Public Information Statement
Issued by NWS Buffalo, NY

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NOUS41 KBUF 021210

Public Information Statement
National Weather Service Buffalo NY
800 AM EDT THU NOV 02 2017


The National Weather Service and The New York State Office of
Emergency Management is promoting winter safety to all New Yorkers
during Winter Weather Awareness week October 29 through November 4.

Although it may seem odd to the casual observer, flooding is
actually a common hazard in New York during the winter months. There
are periods of thaw which can produce enough snowmelt to saturate
the ground and increase the river flows. If that is combined with a
significant rainfall, then flooding can occur. That is what happened
in January, 1996 over much of Western New York. A rapid snowmelt on
January 17 reduced a 2 foot snowpack to bare ground and released
more than 3 inches of water. That combined with a 1 to 2 inch
rainfall to produce major flooding along the Allegheny and Upper
Genesee rivers.

Significant flooding also occurred in Western New York in January,
1998. While the North Country was suffering from a major ice storm,
major flooding occurred along the Allegheny and Genesee rivers. In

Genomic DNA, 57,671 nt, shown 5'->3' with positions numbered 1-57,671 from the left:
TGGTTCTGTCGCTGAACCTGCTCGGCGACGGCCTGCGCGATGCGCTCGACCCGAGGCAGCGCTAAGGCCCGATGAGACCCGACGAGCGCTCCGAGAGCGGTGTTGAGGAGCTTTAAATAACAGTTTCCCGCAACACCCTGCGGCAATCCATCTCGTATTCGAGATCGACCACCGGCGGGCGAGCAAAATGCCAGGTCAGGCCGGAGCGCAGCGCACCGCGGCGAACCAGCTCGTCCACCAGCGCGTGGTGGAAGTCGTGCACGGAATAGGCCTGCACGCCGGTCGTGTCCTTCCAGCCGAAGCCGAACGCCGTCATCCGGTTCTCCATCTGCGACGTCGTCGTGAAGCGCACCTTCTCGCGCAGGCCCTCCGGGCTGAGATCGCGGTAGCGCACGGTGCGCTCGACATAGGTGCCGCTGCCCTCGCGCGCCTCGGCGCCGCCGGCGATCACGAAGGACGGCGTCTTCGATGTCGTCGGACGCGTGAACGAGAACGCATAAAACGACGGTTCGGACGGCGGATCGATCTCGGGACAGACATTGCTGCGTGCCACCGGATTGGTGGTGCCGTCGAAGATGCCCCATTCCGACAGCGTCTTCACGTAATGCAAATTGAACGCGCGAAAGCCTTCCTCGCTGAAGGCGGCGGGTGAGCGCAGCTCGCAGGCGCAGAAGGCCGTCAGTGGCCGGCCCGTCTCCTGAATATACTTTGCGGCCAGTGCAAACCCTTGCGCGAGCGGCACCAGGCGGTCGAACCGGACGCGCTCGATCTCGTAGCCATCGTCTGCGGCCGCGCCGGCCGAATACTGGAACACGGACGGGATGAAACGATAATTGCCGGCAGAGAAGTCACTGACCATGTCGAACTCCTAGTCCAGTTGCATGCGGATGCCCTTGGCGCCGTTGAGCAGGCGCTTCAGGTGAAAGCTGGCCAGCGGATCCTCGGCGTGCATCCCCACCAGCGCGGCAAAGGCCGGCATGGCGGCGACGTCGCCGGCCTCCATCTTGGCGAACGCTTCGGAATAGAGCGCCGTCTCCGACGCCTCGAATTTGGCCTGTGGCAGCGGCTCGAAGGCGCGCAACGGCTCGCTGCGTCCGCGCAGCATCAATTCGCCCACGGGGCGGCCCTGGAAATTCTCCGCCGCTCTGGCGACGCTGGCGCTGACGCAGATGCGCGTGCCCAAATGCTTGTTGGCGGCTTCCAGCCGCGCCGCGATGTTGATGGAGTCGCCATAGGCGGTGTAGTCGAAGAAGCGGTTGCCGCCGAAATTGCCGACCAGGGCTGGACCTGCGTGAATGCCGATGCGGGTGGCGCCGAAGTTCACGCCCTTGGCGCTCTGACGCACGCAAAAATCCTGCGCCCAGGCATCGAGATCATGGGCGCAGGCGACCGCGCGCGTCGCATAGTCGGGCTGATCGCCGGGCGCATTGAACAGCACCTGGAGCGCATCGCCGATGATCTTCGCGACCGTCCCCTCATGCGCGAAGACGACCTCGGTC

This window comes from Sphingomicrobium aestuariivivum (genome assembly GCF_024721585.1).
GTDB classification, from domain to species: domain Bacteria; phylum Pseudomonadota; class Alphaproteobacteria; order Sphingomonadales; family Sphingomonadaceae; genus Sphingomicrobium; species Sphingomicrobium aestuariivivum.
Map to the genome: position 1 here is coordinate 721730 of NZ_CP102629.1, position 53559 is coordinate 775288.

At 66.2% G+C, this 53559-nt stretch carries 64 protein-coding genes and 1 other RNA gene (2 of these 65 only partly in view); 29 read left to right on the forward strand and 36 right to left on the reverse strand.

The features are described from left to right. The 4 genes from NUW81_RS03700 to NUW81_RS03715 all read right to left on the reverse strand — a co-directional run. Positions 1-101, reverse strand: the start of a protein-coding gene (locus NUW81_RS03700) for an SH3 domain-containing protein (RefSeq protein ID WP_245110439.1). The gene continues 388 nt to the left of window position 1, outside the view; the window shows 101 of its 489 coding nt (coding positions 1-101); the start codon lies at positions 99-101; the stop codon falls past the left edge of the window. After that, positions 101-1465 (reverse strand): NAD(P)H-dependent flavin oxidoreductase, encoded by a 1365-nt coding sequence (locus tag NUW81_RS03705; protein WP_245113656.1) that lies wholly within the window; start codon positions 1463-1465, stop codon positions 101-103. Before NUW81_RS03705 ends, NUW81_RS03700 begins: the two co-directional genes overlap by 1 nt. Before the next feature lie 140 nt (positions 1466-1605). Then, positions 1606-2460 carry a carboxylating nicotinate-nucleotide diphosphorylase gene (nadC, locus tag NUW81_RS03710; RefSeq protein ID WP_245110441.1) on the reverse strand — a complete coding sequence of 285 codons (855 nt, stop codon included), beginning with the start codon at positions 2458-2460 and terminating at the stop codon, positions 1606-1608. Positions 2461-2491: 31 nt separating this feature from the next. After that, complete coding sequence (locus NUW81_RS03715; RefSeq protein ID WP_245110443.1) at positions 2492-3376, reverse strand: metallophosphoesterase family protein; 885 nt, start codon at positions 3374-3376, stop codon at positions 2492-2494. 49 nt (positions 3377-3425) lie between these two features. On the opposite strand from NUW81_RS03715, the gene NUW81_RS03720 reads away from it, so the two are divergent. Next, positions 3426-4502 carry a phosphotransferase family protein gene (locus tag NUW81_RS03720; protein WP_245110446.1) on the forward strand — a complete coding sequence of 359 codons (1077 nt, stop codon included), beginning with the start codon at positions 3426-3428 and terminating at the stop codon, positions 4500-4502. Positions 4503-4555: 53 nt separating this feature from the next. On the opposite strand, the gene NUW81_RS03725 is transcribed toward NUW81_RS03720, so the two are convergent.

addition to the ice storm, record flooding occurred along the Black
River at Watertown.

Another winter flood hazard is caused by ice jams in rivers and
streams. Often during the winter, ice will form on a river or
stream. The ice can become several inches thick during a prolonged
cold spell. If the river flow were to suddenly increase due to
snowmelt or heavy rain, the ice can break up into large slabs and
move downstream until it reaches an obstruction such as a river
bend, island or bridge. The resulting ice jam acts much like a dam
blocking the flow of water and causing flooding upstream. In some
cases the jam can suddenly break and release a surge of water and
ice downstream.

While ice jams tend to form near the same locations every year, it
is nearly impossible to predict exactly when they will form or when
they will break. People need to remain alert for sudden changes in
water levels.

Your National Weather Service and local emergency management
officials work in partnership to monitor the formation of ice jams
and assess the potential for flooding. Flood watches are issued when
the flood potential increases, and they are upgraded to flood or
flash flood warnings when flooding is imminent or occurring.

If you live or travel near a river or stream you must remain alert
for the possibility of flooding during the winter months and heed
the advice of emergency management officials.

You can find more information about winter weather safety on our
website at


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